WASHINGTON (Legal Newsline)-The recent Senate proposal that would create a consumer financial protection agency under the umbrella of the Federal Reserve drew fierce criticism Tuesday from the leader of the nation's securities regulators.
The plan floated by U.S. Sen. Chris Dodd, the Connecticut Democrat and chairman of the Senate Banking Committee, is the latest effort to advance foundering legislation to create the agency sought by President Barack Obama.
Now called the Bureau of Consumer Financial Protection, the agency would have a director appointed by the president, and be charged with making rules for financial products including mortgages, credit cards and payday loans. The agency would not have authority over financial professionals licensed at the state level, such as accountants.
The Bureau of Consumer Financial Protection would also be charged with establishing an Office of Financial Literacy.
Among other complex facets, the Dodd plan would allow corporate shareholders to have advisory votes on executive pay and to nominate directors for the boards of publicly-held companies through proxy ballots.
The Dodd plan drew an especially chilly reception from Denise Voigt Crawford, president of the North American Securities Administrators Association.
"In seeking to gain bipartisan support for his vision of creating a 21st century solution for today's financial services regulatory structure, Senate Banking Committee Chairman Christopher Dodd has offered a mixed bag of proposals that, in some cases, substitute accountability and protection with delay and dilution of the protections Main Street investors deserve immediately," said Crawford, securities commissioner in Texas.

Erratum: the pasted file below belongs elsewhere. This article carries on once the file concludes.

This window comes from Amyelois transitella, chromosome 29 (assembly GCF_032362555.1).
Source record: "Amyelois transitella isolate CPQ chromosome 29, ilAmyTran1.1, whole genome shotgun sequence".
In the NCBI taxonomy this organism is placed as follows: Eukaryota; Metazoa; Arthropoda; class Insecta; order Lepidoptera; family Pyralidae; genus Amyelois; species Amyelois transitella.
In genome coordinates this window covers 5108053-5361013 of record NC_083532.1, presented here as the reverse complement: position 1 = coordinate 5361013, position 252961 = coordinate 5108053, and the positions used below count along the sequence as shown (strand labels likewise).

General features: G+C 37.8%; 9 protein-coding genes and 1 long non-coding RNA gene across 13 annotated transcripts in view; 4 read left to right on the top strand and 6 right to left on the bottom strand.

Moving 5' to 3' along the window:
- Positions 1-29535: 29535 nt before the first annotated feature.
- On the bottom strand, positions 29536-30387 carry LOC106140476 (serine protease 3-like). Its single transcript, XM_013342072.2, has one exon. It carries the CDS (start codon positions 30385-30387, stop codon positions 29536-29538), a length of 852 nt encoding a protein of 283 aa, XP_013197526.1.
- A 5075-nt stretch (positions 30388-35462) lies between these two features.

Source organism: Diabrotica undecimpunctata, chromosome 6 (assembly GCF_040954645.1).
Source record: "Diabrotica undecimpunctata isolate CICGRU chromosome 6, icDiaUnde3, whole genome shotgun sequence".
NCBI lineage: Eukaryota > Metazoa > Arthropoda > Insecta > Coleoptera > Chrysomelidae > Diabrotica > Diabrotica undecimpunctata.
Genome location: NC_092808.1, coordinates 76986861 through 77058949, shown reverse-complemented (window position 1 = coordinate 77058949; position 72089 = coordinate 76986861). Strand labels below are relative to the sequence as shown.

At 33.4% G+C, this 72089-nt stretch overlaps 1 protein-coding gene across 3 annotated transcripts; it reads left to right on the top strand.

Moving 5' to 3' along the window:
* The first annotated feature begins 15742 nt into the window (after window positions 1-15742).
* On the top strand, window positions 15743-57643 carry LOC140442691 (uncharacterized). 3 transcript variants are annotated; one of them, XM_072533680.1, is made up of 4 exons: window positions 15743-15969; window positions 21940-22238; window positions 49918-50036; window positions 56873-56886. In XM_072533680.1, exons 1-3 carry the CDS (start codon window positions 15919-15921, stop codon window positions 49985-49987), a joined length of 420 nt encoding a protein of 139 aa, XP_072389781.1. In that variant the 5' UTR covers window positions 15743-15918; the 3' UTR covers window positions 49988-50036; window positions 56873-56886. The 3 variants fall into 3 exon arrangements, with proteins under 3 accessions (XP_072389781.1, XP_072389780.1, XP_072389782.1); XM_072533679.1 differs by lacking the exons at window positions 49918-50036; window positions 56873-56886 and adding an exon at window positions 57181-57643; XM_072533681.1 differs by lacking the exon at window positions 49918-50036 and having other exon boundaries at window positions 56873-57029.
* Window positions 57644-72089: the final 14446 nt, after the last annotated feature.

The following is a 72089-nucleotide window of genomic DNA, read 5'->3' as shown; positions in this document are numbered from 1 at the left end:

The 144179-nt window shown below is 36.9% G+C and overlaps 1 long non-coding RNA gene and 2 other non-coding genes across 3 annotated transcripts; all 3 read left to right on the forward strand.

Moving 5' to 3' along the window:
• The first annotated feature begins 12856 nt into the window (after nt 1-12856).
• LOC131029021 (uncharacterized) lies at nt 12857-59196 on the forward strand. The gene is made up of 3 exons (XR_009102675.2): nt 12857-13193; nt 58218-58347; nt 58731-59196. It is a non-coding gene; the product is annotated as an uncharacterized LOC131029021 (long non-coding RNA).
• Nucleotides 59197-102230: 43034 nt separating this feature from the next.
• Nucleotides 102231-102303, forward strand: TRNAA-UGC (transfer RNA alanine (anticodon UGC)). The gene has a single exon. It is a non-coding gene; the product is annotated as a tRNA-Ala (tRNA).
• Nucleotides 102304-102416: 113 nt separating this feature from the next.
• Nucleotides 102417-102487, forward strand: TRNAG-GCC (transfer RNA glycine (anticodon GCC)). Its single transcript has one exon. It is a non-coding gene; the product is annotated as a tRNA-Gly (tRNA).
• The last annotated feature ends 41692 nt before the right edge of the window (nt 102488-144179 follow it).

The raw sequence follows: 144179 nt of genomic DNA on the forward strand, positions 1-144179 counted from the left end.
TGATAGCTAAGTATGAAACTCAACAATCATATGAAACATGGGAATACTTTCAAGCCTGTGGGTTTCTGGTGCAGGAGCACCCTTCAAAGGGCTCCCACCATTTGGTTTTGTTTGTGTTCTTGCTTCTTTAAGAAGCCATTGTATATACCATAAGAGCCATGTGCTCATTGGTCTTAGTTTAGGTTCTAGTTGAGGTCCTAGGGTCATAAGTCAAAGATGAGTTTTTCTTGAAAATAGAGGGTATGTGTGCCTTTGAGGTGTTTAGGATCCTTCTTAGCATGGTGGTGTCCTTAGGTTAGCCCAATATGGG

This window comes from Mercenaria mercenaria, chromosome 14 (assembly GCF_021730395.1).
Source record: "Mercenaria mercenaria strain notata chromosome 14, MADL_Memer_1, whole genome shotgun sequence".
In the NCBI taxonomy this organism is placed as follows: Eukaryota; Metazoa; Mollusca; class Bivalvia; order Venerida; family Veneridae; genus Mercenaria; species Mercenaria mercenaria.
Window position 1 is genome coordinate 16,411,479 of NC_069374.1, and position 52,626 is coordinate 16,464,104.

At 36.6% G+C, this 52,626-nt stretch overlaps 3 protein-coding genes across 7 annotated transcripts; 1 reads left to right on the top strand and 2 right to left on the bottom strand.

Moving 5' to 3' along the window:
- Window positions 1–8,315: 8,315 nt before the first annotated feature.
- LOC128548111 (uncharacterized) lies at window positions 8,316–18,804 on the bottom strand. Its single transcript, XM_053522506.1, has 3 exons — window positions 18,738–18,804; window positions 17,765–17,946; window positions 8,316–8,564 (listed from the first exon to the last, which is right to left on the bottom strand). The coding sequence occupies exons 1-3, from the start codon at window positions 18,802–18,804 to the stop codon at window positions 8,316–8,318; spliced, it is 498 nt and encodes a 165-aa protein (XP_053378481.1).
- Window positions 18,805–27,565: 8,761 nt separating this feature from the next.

She said the bill only gives the U.S. Securities and Exchange Commission discretionary authority to ban mandatory predispute arbitration in securities cases.
"NASAA believes investors deserve choice and that mandatory securities arbitration must end now," Crawford said.
On the plus side, Crawford said her group is pleased with a part of Dodd's plan that would increase state regulatory authority over investment advisers with assets under management of $100 million or less, an increase from the current threshold of $25 million.
"But we are profoundly disappointed that the latest bill draft has removed the single most important protection for individual investors - requiring that stockbrokers and insurance agents providing investment advice act in the best interest of their clients," she said. "Instead of offering protections, the reform package offers delay in the form of yet another study. Investors, particularly senior investors, need help and clarity now."
For their part, a group of Democratic state attorneys general have called on the Senate to approve the creation of a standalone financial protection agency that would not preempt their authority.
Attorneys general, including Lisa Madigan of Illinois and Tom Miller of Iowa, are calling for concurrent jurisdiction of consumer protection laws.
They argue that efforts by state attorneys general should be independent of existing federal banking regulators such as the U.S. Securities and Exchange Commission, Office of the Comptroller of the Currency, the Federal Reserve and the U.S. Treasury Department.
"We need to make sure the states are still empowered to do their work," Madigan recently told Legal Newsline, noting that that in the past nine years federal consumer protection authorities have made 11 enforcement cases against predatory lenders, while state AGs have filed more than 8,000 such cases.
Madigan said the federal government's efforts to protect consumers have stopped at preserving the "safety and soundness" of the nation's financial and banking industry.
But on protecting individuals, she said: "Federal banking regulators have a track record that is nothing short of dismal, and we've got to make sure the feds are finally on the beat. Ripping people off is not a sustainable business model."
From Legal Newsline: Reach staff reporter Chris Rizo at firstname.lastname@example.org.